On the first day of cloth diapering Violet let go a #2 that would have tested a disposable diaper. It was like the universe was asking me if I really wanted to do this by throwing out the gnarliest test immediately. The poop was like a peanut butter clay and it was EVERYWHERE. The instructions that come with the Flip diapers recommend "tossing solids right into your toilet." They did not have a recommendation for how to handle a dump that was neither solid nor liquid nor gas, but was actually a unique fourth stage of matter that has never before been seen on earth. I held it over the toilet and wiggled it gently, trying to get it to slide off of the insert. I knew that eventually this thing was supposed to go in my washing machine but I had no idea how to get enough of the crap off of it to get it to that point. Realizing the poo was not going to budge by the force of gravity alone, I dunked the whole mess into the toilet and let it soak while I called my mom. She cloth diapered 2 of her 3 kids so I thought she might know what I had done wrong.
"I've missed a step," I told her and explained how the poop was all over the insert, the pink pants, and now, all over my toilet bowl as well. "I mean, I don't see how this works without me having to touch the poop." And that's when she told me the secret cloth diaperers do not share: "Honey," she said, "You do have to touch the poop sometimes."
So I stood there, peering into the toilet and contemplating how I had gotten to this point. Any poop touching that has occurred in the last 18 months has been accidental. A wiggly baby, an occasional smear--gross?--hell yes, but nothing a quick hand washing can't solve. But to deliberately touch poop repeatedly...I just don't know about that. I considered throwing the whole thing away and closing the book on cloth right then and there. I mean, Violet will likely be potty trained in a year or so, that's not that many disposable diapers more, is it? But, I flashed back to the Diaper Genie Crap Sausage and I shuddered.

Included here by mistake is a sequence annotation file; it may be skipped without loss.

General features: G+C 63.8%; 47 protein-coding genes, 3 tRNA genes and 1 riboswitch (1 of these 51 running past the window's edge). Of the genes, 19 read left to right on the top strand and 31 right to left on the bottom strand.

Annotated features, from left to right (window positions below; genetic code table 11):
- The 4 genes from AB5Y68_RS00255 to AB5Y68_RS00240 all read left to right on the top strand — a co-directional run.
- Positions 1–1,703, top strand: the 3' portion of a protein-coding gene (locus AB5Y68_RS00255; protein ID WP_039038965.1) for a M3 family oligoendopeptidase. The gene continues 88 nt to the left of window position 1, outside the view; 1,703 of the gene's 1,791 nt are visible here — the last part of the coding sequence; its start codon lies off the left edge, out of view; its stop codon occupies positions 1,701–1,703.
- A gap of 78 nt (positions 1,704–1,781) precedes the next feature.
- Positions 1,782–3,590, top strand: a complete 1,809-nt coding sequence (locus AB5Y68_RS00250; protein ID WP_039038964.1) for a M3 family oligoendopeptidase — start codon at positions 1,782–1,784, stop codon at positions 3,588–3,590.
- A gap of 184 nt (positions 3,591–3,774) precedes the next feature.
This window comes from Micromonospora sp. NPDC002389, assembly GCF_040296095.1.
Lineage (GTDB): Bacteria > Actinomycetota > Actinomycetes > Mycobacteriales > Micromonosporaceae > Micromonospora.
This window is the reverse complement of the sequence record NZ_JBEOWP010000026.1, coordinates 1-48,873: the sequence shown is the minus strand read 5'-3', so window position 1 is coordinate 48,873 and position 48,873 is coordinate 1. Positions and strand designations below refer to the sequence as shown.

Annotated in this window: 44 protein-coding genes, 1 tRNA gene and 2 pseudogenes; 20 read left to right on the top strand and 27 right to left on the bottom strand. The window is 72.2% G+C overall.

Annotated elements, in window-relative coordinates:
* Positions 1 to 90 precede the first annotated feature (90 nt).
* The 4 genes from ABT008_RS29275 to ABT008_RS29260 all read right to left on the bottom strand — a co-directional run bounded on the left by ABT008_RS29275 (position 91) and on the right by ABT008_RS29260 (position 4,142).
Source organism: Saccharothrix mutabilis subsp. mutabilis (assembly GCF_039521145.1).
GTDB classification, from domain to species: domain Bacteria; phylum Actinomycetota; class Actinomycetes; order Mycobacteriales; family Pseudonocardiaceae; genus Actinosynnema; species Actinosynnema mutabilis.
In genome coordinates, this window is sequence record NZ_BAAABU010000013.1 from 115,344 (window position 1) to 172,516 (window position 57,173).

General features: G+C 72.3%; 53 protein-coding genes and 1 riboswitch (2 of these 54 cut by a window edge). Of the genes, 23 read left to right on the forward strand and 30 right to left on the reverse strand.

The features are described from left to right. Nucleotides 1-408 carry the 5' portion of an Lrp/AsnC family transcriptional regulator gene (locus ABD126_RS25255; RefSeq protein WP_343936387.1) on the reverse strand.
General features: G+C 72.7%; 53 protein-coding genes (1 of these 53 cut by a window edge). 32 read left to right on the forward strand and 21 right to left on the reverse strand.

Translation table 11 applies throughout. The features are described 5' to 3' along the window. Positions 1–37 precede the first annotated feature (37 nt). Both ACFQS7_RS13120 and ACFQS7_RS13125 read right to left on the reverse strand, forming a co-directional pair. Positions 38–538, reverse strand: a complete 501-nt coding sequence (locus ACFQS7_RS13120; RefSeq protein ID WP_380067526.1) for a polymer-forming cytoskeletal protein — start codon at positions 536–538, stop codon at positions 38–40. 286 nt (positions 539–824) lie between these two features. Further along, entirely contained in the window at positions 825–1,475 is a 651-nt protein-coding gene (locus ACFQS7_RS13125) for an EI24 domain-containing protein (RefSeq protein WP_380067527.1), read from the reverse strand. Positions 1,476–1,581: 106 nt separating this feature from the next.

Either I deal with her shit or someone else deals with her shit.
So I reached my hands INTO THE TOILET, and I swished the diaper vigorously enough to remove some of the peanut butter clay. I flushed. I repeated.
I am proud to say, I am getting the hang of using cloth diapers and I feel pretty good about it. The peanut butter clay crap is not Violet's norm and I often can simply "toss solids right into my toilet." I purchased more diapers and we have enough to get through about 1/2 the week without washing with is fine with me. I even bought cloth wipes which I though were just for crazy hippie moms who don't eat buy paper towels or eat sweetened peanut butter or let their kids believe in Santa. Now I understand that using cloth wipes makes sense when you are using cloth diapers because you can throw them all in the same diaper pail rather than putting your diapers one place and finding a separate trash can in which to throw away your wipes. And, really, the thing that skeeved me out about re-usable wipes was the hygiene factor but after I see how clean the diapers are after washing, I realized that wipes will be the same way.
Al Gore is not coming to my house to give me a medal for making the choice to cut our consumption by repeatedly touching poop. Violet won't ever care what kind of diapers she used. But I'm saving money on diapers. And I'm cutting down on our carbon footprint. And I would probably be a stronger contestant on Fear Factor.